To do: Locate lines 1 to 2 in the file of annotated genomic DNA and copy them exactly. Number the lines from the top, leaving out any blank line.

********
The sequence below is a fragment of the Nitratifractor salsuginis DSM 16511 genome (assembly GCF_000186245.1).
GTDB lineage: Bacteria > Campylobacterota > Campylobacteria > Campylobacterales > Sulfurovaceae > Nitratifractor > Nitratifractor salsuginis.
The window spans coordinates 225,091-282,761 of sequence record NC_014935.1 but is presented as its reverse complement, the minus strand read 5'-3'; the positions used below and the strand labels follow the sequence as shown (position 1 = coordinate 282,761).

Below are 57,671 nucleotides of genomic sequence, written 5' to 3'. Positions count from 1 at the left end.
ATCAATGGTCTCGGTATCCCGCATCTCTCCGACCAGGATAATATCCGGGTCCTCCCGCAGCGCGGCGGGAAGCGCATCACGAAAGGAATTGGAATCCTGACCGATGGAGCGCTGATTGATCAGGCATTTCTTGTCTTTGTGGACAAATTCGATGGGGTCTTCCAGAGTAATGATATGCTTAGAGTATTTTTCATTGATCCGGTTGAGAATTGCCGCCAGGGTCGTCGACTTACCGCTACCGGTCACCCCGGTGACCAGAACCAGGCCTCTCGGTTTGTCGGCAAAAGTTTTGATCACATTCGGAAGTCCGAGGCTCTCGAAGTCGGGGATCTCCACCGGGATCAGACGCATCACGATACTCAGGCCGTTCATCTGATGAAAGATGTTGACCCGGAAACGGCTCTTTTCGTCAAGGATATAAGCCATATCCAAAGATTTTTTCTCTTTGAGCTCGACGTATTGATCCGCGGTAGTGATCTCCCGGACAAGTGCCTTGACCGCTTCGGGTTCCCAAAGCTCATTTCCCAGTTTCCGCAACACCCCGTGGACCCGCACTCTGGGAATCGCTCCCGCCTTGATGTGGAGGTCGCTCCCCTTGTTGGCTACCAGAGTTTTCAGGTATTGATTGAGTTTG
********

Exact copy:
The sequence below is a fragment of the Nitratifractor salsuginis DSM 16511 genome (assembly GCF_000186245.1).
GTDB lineage: Bacteria > Campylobacterota > Campylobacteria > Campylobacterales > Sulfurovaceae > Nitratifractor > Nitratifractor salsuginis.